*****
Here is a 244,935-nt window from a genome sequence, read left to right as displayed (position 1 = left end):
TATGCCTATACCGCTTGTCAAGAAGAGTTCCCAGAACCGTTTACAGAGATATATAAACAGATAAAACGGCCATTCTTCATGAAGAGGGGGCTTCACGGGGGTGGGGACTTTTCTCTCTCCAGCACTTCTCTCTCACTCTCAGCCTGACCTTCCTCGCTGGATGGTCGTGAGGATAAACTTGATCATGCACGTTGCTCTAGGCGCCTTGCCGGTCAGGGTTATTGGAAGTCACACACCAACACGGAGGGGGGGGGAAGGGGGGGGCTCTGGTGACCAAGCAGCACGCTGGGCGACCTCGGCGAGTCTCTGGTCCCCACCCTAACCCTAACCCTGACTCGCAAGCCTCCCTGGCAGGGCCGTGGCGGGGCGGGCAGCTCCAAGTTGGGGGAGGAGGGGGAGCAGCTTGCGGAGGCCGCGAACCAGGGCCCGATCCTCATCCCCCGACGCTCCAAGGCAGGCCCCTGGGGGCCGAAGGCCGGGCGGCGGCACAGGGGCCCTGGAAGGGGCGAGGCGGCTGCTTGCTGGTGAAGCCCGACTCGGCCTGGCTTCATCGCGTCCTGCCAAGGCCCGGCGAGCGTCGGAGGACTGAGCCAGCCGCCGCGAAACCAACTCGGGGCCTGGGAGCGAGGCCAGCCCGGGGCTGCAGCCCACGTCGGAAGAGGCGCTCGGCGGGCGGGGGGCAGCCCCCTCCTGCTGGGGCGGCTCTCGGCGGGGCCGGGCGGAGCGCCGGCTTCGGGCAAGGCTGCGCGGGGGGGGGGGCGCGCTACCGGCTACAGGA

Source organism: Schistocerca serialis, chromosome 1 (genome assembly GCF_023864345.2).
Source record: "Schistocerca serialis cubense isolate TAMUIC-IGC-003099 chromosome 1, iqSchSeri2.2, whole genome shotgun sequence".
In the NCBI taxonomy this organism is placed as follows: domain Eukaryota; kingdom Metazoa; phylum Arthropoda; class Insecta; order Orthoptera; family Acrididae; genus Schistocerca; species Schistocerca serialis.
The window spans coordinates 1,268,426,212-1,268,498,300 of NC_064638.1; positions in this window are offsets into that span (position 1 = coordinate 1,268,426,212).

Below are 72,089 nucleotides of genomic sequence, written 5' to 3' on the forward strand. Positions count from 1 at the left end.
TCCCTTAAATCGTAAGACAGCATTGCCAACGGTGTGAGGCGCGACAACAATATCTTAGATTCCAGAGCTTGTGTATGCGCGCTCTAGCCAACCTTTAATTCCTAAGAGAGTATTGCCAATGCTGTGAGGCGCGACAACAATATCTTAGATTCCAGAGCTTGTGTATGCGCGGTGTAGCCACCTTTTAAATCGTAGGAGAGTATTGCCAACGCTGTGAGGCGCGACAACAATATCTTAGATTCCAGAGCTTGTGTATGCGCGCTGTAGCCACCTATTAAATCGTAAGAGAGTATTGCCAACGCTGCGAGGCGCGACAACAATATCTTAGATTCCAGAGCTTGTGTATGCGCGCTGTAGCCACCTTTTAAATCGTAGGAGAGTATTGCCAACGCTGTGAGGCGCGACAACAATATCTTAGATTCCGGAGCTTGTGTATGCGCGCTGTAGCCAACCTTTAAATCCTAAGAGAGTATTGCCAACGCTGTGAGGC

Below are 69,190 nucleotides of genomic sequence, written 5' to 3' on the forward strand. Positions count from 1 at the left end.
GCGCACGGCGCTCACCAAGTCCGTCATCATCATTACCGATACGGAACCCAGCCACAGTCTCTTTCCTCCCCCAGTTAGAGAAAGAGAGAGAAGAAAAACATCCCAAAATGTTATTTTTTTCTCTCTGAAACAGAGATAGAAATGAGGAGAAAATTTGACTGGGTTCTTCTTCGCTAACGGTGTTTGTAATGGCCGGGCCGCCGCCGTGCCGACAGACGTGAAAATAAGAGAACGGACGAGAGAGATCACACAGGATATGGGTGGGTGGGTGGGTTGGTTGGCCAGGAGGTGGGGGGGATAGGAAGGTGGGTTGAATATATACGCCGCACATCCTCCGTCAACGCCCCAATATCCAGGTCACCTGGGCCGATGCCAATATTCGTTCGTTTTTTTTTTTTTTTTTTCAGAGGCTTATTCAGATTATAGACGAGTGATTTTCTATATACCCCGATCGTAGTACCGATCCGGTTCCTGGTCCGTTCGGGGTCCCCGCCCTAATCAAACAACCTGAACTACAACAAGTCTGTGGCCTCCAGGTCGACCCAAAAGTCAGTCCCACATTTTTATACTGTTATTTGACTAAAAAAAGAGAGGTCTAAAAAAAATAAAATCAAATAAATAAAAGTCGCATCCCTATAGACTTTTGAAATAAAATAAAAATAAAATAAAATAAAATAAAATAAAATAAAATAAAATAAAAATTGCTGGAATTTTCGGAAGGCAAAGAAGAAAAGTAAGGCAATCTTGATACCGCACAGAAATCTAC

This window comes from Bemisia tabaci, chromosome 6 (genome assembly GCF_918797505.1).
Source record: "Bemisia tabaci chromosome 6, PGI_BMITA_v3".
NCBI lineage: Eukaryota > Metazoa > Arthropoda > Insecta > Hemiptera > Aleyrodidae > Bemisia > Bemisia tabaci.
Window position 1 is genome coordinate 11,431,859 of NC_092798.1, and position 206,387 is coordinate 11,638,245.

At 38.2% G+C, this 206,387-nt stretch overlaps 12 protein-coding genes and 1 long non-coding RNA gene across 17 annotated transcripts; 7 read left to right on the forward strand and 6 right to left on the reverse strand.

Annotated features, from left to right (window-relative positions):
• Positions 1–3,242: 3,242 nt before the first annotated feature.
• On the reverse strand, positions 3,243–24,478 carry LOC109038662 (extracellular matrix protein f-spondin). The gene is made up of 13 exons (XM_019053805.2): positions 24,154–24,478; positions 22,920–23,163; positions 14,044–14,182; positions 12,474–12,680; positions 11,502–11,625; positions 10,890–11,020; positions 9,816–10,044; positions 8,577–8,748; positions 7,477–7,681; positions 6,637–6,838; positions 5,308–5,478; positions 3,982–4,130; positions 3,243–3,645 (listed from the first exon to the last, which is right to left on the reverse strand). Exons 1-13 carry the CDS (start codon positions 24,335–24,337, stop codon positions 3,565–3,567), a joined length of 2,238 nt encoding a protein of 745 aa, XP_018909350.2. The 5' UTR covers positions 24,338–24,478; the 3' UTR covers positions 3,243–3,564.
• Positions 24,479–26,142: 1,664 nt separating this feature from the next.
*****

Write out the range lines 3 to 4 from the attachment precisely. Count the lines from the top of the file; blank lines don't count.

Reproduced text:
Source organism: Schistocerca serialis, chromosome 1 (genome assembly GCF_023864345.2).
Source record: "Schistocerca serialis cubense isolate TAMUIC-IGC-003099 chromosome 1, iqSchSeri2.2, whole genome shotgun sequence".